Search for "south asian canadians"

Displaying 141-160 of 389 results
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François-Xavier Garneau

He excelled in primary school, but lack of money apparently barred his way to a classical education. His self-education and natural reserve explain the "proud independence" which impressed his contemporaries.

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Robert Terrill Rundle

Robert Terrill Rundle, Methodist missionary and circuit clergyman (b at Mylor, Eng, 11 June 1811; d at Garstang, Eng, 4 Feb 1896). Sent as a Methodist missionary to the Saskatchewan country in 1840, he arrived at Fort Edmonton on 17 Oct 1840.

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Plateau Indigenous Peoples in Canada

There are six cultural areas contained in what is now Canada, unrestricted by international boundaries. The Plateau cultural area consists of the high plateau between the British Columbia coastal mountains and the Rocky Mountains, and extends south to include parts of Washington State, Oregon, Idaho, and Montana. At lower elevations it is comprised of grasslands and subarctic forests. The Plateau peoples include, among others, the Secwepemc, Stl’atl’imc, Ktunaxa, and Tsilqot’in.

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Immigrant Labour

Canada, which is essentially a country of immigrants, has consistently required the importation of skilled and unskilled workers to assist its economic development.

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Francophones of Ontario (Franco-Ontarians)

Ontario has the largest French-speaking minority community in Canada, and the largest French-speaking community of any province outside of Quebec. Ontario’s French-speaking presence was first established during the French colonial regime in the early 17th century (see New France.) It grew steadily throughout the 19th and 20th centuries, mainly in the eastern and northeastern parts of the province in connection with the forestry, mining and railway industries. French has official language status in Ontario’s Legislative Assembly, in the courts, and in educational institutions (see French Languages Services Act (Ontario)).

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Reinhart Released by Rebels

Norbert Reinhart’s family was praying desperately for his release when his daughter Molly stood on a wooden pew in Our Lady of Lourdes Church in downtown Toronto. "I’m going to the mountain," said the blond two-year-old, pointing towards the dome towering above her, "to bring my daddy home.

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Os-Ke-Non-Ton

Os-Ke-Non-Ton (also written Oskenonton, meaning deer in the Mohawk language, also known as “Running Deer”), baritone, actor, spiritual leader (né Louie Deer c. 1888 in Caughnawaga [now Kahnawá:ke], QC; died c. 1955 in Lily Dale, NY). Os-Ke-Non-Ton was a celebrated singer and performer who showcased his culture across the globe. He also worked as a healer at a spiritual centre in Lily Dale until his death.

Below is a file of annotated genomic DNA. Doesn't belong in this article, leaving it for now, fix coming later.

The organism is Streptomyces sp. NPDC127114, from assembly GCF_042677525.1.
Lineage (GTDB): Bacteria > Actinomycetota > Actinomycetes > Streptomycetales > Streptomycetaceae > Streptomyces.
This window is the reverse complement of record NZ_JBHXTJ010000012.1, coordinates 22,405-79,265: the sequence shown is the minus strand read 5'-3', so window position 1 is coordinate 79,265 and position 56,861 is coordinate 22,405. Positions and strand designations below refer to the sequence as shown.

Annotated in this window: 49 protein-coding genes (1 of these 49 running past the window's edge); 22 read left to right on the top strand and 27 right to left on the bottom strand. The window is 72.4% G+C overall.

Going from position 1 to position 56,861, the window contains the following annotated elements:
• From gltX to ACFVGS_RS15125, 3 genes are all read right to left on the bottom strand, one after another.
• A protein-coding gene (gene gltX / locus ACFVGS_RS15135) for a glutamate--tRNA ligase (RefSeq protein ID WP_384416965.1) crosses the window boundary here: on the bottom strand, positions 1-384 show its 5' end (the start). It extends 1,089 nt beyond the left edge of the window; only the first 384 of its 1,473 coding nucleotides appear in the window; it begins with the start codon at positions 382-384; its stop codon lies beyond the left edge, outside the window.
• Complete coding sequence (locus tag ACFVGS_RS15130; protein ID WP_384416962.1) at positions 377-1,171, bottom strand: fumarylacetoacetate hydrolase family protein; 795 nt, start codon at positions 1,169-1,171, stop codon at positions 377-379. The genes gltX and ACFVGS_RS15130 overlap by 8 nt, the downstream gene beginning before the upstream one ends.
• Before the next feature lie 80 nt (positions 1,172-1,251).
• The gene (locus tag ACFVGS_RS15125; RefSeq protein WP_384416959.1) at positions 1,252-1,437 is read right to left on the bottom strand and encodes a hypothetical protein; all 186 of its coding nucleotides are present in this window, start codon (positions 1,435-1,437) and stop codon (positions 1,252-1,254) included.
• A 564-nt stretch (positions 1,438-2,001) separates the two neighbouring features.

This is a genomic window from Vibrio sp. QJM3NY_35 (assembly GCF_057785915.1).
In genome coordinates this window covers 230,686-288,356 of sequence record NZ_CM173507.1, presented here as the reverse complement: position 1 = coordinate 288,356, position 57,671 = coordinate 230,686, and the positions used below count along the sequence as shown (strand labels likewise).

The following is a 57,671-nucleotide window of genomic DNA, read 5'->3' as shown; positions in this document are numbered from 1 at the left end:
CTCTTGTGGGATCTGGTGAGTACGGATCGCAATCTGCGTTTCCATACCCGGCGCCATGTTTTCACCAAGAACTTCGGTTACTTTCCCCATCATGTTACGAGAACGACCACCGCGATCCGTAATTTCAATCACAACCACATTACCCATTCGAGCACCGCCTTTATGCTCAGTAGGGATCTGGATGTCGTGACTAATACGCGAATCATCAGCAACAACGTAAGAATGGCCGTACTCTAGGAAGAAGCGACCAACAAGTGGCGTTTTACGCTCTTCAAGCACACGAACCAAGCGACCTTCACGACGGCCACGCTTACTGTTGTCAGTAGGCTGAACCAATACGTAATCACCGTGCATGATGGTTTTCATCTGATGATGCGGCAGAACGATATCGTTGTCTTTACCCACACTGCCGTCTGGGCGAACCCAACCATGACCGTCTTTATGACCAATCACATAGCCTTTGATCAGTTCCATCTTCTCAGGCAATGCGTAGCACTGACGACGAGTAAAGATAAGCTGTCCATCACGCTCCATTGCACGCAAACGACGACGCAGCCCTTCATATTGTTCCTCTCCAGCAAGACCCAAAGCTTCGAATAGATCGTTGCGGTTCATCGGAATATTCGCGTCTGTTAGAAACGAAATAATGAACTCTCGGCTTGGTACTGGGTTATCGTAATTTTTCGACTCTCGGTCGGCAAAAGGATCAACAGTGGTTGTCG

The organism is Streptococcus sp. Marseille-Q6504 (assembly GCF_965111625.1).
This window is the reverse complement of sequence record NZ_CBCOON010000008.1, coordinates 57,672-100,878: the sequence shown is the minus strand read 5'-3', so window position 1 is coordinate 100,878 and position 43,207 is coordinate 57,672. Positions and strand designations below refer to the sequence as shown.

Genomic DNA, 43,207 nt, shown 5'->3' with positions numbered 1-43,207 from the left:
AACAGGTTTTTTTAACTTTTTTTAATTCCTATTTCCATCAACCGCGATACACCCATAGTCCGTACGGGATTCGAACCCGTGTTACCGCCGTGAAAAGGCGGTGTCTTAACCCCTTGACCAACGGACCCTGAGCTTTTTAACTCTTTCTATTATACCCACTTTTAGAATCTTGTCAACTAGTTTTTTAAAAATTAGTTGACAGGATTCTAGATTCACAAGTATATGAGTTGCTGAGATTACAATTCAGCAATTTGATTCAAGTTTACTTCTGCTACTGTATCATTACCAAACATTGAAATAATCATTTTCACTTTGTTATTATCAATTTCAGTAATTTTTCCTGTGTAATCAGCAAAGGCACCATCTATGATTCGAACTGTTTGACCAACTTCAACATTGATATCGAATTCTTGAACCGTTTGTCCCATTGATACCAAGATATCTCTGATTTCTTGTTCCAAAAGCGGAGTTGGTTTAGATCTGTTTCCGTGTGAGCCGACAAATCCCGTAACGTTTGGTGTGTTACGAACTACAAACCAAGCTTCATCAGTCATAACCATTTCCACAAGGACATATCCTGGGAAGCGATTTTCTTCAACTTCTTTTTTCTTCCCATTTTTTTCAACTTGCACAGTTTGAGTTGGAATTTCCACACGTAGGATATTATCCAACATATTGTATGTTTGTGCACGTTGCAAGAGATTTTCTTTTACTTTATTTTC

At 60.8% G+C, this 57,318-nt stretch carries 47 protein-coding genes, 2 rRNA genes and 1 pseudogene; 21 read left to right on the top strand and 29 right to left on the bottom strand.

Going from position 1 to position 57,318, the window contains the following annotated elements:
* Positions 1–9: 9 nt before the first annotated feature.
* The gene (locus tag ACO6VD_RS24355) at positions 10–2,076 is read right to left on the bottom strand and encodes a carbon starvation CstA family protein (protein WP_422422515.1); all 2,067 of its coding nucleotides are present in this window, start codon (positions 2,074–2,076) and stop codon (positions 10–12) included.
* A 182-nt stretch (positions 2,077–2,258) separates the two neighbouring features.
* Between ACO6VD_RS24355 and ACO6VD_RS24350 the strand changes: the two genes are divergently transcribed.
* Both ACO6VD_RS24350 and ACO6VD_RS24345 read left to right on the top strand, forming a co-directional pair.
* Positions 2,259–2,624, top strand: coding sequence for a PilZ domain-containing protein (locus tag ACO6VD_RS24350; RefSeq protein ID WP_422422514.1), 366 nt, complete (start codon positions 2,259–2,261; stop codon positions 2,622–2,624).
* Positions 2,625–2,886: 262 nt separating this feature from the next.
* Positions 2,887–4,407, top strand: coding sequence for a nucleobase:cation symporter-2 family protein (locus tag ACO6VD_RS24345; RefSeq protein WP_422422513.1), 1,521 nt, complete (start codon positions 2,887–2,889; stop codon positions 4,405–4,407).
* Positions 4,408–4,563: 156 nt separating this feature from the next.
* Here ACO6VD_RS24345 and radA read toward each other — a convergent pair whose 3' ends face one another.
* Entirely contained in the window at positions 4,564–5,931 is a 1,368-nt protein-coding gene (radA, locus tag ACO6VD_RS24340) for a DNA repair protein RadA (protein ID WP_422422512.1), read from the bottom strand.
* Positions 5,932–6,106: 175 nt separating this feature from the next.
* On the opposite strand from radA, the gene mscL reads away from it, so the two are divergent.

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Marie-Anne Lagimodière

Marie-Anne Lagimodière (née Gaboury), settler (born 2 August 1780 in Maskinongé, QC; died 14 December 1875 in St. Boniface, MB). Marie-Anne Lagimodière accompanied her fur-trader husband, Jean-Baptiste Lagimodière, to what is now Western Canada. She was one of the first women of European descent in the area and they became some of the first settlers in Red River. Marie-Anne Lagimodière was grandmother of Louis Riel, the Métis leader of the Red River Resistance.

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Clovis (Llano)

These big-game hunters sought mammoths, mastodons, camels and horses that were native to North America at the time. Following the retreat of the Wisconsin glaciers, these animals became extinct, hastening the end of this stage of North American Prehistory.

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Baffin Island Inuit

Baffin Island Inuit (also known as Nunatsiarmiut) are Indigenous peoples who live on Baffin Island, the largest island in the Arctic Archipelago and in the territory of Nunavut. According to the 2016 census, the total Inuit population in the Baffin region was 14,875.

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Tagak Curley

Tagak Curley, Inuk politician, administrator (born in 1944 on Southampton Island, just north of Hudson Bay, Northwest Territories (now Nunavut). A strong advocate of Inuit concerns, Curley was a founding member and first president of what is now the Inuit Tapiriit Kanatami.

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Norse Voyages

Retracing Bjarni’s route in reverse, Leif explored three distinct regions. In the north was Helluland, Land of Stone Slabs, an area that had nothing but glaciers, mountains and rock. This must be the area from the Torngat Mountains to Baffin Island.

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Caribbean Music in Canada

Caribbean music is an important component of musical life in Canada on two grounds: firstly, significant numbers of Caribbean peoples have immigrated to Canada, particularly beginning in the 1960s, and have continued the musical traditions of their homelands in the new environment; and secondly as early as the 1920s successive styles of Caribbean-derived music began to form part of the fabric of Euro-American pop music and thus part of the musical experience of many Canadians over the years.